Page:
Kindest regards

rasputin

PS: When I try to find the key at

https://pgp.mit.edu/

I get

Proxy Error

The proxy server received an invalid response from an upstream server.
The proxy server could not handle the request GET /pks/lookup.
Reason: Error reading from remote server

…for both, the key ID 3DBDC284 as well as for the search string “opensuse@opensuse.org

PPS: After some more tries I found

pub 2048R/3DBDC284 2008-11-07

uid openSUSE Project Signing Key <opensuse@opensuse.org>
sig sig3 3DBDC284 2008-11-07 __________ 2010-11-07 [selfsig]](https://pgp.mit.edu/pks/lookup?op=vindex&search=0xB88B2FD43DBDC284)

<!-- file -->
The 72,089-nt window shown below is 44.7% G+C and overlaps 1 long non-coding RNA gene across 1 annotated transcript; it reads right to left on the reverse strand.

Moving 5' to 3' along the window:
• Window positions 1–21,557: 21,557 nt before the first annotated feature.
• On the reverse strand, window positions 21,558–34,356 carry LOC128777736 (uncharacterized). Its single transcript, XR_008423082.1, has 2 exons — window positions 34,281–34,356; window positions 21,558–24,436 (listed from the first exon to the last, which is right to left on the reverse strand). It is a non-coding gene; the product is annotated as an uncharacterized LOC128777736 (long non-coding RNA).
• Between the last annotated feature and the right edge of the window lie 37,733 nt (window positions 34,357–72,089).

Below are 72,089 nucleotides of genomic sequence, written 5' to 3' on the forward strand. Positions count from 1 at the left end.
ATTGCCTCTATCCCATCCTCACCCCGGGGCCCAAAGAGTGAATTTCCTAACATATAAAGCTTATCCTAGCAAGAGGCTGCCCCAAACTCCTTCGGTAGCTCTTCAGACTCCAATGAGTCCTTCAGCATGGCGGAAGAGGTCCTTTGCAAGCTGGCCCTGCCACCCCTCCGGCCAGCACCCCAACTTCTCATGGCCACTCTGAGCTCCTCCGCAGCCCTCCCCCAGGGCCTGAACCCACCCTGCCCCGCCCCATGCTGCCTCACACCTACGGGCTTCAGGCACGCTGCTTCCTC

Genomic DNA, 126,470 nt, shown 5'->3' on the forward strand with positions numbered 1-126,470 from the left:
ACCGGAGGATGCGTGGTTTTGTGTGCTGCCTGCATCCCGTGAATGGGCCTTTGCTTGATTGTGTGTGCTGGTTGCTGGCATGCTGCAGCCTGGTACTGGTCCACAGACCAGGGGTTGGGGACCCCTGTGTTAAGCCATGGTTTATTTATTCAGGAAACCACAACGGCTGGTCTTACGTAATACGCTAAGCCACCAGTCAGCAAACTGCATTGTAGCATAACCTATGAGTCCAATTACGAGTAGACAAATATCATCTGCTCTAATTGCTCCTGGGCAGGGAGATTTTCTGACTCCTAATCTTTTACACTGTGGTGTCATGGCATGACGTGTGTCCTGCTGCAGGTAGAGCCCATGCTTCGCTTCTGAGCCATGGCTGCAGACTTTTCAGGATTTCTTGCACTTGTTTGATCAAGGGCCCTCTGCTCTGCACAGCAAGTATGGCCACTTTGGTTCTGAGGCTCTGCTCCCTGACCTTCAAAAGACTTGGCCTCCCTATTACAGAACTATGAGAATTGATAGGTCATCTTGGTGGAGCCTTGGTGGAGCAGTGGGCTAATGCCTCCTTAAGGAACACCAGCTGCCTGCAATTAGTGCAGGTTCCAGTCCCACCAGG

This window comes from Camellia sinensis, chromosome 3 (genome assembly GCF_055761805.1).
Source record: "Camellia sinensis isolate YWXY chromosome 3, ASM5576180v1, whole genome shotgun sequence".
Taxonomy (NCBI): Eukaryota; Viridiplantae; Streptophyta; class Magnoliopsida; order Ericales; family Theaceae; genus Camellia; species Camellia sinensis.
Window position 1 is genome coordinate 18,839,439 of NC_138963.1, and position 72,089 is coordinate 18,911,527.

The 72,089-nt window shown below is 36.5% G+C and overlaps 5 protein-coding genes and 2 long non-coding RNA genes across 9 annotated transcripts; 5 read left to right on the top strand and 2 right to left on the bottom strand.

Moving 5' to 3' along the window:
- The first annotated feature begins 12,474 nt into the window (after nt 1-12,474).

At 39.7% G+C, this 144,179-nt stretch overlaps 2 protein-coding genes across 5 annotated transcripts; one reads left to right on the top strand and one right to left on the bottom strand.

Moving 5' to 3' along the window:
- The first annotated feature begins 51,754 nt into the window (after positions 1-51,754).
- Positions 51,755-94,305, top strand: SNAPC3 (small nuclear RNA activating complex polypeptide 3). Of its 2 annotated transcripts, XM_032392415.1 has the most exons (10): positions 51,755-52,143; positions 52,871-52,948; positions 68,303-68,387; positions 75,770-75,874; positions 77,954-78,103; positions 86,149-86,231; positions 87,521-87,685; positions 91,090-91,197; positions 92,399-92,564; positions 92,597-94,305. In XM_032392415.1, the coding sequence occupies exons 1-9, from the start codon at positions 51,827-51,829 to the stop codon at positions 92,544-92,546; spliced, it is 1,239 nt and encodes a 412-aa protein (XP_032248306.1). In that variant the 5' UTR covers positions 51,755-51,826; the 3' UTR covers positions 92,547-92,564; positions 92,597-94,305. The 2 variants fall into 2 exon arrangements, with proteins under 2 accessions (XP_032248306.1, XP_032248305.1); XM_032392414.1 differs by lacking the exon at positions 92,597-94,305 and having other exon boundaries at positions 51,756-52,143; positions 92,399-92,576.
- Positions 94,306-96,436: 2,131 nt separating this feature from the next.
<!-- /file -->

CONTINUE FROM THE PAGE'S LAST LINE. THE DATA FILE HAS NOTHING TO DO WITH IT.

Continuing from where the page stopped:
sig sig3 3DBDC284 2010-05-05 __________ 2014-05-04 [selfsig]](https://pgp.mit.edu/pks/lookup?op=vindex&search=0xB88B2FD43DBDC284)
sig sig 0175623E 2012-08-23 __________ __________ Marcus Meissner <meissner@suse.de>
sig sig 3D25D3D9 2012-08-23 __________ __________ SuSE Security Team <security@suse.de>
sig sig 30B94B5C 2013-05-04 __________ __________ 楊士青 (Yang Shih-Ching) <imacat@mail.imacat.idv.tw>](https://pgp.mit.edu/pks/lookup?op=vindex&search=0x8BD82E6F30B94B5C)
sig sig 920E6F97 2013-08-15 __________ __________ ]](https://pgp.mit.edu/pks/lookup?op=vindex&search=0x1C2B0DA2920E6F97)
sig sig D1E3EBDD 2014-02-11 __________ __________ Sebastian Weber <s.wbr@gmx.de>
sig sig3 3DBDC284 2014-05-05 __________ 2024-05-02 [selfsig]](https://pgp.mit.edu/pks/lookup?op=vindex&search=0xB88B2FD43DBDC284)